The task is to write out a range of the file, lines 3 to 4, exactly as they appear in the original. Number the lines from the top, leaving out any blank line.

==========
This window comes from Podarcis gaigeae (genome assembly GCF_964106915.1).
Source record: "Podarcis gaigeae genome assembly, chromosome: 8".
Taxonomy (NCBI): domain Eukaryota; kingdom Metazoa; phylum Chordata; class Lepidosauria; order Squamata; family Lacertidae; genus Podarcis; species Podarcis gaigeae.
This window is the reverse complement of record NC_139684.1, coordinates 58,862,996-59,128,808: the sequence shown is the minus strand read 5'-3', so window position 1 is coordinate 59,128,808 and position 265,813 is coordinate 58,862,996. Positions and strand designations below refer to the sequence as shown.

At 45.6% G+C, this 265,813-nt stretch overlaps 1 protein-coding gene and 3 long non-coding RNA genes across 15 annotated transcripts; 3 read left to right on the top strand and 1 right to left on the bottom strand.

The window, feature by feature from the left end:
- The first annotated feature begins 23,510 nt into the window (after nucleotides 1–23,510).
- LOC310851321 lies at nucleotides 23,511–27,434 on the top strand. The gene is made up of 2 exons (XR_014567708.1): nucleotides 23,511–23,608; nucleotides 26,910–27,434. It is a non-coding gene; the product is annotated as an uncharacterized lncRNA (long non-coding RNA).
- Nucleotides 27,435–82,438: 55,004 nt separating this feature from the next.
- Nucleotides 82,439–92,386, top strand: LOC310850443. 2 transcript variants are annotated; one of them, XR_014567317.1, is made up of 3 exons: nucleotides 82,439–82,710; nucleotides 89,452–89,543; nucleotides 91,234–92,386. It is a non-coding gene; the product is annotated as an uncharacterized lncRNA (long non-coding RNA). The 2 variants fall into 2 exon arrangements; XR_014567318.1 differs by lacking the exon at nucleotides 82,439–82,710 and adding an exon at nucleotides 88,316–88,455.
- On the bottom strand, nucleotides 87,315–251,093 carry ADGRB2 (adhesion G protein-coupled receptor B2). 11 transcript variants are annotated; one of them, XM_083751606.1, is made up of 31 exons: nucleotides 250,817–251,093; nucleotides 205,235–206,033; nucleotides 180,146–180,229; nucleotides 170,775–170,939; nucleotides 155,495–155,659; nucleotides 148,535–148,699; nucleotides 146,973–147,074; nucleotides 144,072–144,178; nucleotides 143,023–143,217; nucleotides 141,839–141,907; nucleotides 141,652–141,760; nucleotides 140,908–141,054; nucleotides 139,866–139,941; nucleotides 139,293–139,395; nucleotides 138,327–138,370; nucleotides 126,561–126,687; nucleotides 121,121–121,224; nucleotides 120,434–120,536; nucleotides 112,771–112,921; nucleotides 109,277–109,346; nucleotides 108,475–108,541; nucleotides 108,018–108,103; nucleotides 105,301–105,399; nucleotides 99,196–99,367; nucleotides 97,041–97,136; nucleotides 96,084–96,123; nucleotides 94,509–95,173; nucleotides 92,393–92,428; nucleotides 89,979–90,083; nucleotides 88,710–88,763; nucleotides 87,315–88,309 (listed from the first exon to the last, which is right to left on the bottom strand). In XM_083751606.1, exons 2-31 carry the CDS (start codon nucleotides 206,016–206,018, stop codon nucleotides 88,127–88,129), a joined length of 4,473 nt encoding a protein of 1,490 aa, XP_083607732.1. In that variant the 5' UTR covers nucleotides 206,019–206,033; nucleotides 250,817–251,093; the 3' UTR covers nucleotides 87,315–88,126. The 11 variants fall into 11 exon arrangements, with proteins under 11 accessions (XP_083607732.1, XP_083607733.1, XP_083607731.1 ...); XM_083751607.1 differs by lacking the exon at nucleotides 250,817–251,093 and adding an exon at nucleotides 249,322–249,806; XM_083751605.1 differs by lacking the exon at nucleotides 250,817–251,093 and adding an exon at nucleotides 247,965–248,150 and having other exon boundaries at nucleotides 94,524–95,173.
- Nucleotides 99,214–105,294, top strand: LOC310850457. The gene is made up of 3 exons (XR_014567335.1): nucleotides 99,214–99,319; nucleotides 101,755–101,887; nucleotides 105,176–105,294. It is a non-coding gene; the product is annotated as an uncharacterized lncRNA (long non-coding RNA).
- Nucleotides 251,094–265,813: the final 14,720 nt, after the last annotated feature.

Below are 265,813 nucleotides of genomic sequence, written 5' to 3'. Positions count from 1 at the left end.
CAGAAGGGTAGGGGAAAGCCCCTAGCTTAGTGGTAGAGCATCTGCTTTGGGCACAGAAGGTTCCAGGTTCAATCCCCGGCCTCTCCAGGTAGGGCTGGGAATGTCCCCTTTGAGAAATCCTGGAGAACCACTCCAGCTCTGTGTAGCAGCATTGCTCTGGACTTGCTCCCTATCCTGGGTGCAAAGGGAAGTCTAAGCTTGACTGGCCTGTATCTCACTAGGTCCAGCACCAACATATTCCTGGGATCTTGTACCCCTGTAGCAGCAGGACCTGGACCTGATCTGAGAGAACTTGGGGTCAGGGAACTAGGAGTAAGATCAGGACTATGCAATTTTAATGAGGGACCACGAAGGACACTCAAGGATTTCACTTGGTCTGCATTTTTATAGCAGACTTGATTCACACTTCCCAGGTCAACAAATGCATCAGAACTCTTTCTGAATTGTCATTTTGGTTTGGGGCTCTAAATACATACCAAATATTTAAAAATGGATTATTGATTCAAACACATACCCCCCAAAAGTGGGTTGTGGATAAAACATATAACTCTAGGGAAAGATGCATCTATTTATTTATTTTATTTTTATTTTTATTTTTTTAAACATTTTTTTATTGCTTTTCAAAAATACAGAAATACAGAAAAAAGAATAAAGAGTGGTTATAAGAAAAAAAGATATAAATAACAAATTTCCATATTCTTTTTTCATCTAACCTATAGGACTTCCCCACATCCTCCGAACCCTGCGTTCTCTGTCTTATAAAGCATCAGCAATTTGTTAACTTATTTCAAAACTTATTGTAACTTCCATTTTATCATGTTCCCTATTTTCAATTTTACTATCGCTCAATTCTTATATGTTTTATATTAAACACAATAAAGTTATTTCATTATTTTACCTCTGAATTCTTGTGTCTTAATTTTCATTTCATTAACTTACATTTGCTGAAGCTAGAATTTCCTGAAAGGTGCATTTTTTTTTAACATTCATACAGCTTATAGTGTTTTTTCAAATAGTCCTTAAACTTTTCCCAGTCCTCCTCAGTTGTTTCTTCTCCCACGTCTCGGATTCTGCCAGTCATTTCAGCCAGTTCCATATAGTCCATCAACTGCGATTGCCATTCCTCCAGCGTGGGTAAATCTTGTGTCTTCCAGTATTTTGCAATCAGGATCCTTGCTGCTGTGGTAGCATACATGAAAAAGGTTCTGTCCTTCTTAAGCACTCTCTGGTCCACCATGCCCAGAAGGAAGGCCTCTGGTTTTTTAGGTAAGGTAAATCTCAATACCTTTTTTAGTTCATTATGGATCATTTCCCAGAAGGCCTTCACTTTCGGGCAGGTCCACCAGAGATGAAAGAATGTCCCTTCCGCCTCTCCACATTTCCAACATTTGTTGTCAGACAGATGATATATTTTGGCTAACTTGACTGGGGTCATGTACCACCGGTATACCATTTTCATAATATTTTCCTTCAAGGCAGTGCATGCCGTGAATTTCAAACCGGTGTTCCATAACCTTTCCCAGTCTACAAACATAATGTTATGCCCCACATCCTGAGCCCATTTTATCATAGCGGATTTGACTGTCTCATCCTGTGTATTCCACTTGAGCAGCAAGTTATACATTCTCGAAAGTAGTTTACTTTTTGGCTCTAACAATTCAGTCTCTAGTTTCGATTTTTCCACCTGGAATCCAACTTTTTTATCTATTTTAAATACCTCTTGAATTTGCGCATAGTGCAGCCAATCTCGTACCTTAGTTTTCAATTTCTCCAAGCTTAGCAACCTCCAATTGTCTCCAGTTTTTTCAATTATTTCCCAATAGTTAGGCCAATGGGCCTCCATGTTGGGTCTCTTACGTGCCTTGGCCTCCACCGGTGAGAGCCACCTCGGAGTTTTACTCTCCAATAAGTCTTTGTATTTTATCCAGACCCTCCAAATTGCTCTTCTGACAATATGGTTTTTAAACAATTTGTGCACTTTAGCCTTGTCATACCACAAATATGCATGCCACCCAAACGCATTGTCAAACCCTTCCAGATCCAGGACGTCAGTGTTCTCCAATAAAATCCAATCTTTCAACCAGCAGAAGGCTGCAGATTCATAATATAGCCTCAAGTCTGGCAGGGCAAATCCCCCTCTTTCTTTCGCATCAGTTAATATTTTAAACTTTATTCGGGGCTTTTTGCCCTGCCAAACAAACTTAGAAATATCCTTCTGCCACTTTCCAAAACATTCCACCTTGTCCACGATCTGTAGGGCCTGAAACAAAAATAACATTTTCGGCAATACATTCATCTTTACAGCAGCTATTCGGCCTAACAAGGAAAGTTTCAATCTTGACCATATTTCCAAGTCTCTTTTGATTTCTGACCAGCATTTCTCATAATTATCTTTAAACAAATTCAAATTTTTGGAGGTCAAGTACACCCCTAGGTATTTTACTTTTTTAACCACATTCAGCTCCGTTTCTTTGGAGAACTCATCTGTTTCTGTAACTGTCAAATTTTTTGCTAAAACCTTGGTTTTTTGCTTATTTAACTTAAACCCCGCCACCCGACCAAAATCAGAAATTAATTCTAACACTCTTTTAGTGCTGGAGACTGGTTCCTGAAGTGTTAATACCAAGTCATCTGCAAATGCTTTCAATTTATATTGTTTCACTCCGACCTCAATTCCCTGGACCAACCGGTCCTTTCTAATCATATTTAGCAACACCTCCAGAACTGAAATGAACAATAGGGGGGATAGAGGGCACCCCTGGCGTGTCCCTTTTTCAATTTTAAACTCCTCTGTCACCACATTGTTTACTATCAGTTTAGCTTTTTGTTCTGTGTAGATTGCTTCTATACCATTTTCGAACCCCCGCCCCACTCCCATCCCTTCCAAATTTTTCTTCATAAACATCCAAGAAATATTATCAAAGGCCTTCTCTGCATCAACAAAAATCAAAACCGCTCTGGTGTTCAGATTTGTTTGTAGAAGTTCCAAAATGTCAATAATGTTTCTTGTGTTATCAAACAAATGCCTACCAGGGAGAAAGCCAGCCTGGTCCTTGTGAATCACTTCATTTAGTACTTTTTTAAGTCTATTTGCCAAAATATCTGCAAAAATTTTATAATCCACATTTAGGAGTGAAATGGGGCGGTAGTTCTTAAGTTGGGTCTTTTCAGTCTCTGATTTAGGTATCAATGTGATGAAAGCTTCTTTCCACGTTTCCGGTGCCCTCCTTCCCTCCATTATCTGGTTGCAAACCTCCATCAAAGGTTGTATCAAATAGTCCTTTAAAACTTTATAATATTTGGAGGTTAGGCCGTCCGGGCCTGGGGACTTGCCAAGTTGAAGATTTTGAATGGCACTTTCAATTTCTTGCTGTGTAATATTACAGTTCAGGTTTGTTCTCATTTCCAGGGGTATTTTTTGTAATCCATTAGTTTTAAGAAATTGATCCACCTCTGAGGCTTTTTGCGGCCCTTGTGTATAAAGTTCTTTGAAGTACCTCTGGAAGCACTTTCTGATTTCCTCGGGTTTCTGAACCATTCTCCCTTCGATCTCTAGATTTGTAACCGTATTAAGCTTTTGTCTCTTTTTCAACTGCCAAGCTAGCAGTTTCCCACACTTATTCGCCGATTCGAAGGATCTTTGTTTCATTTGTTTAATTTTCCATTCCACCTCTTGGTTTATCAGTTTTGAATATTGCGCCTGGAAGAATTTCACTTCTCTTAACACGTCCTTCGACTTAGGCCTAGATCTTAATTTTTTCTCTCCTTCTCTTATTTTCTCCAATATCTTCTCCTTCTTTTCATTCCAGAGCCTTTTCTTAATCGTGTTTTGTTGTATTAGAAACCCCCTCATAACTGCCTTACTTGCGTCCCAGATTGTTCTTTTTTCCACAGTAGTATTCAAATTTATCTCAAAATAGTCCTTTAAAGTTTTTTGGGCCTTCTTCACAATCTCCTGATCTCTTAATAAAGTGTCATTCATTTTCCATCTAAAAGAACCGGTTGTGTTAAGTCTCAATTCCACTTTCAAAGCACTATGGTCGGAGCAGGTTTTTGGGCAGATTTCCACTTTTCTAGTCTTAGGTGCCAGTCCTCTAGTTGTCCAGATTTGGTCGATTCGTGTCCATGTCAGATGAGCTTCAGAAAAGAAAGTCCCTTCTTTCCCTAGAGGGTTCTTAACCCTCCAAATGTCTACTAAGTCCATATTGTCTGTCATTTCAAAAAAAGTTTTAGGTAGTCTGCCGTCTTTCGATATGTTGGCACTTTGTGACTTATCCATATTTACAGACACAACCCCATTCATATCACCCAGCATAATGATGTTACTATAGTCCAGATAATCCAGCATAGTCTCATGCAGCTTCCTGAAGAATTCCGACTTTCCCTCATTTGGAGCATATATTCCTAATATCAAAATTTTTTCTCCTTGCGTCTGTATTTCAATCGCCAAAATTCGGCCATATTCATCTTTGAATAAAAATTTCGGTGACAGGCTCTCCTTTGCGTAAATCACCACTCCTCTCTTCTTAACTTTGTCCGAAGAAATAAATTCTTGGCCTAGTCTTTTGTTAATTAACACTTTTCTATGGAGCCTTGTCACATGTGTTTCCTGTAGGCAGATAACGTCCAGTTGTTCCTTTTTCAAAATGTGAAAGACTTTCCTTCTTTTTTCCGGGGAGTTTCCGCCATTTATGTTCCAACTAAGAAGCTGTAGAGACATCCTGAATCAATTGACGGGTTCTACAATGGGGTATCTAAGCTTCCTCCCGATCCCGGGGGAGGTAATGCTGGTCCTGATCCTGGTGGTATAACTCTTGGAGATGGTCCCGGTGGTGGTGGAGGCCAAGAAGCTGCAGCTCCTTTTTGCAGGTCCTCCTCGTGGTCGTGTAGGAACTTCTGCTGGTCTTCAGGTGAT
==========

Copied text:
Taxonomy (NCBI): domain Eukaryota; kingdom Metazoa; phylum Chordata; class Lepidosauria; order Squamata; family Lacertidae; genus Podarcis; species Podarcis gaigeae.
This window is the reverse complement of record NC_139684.1, coordinates 58,862,996-59,128,808: the sequence shown is the minus strand read 5'-3', so window position 1 is coordinate 59,128,808 and position 265,813 is coordinate 58,862,996. Positions and strand designations below refer to the sequence as shown.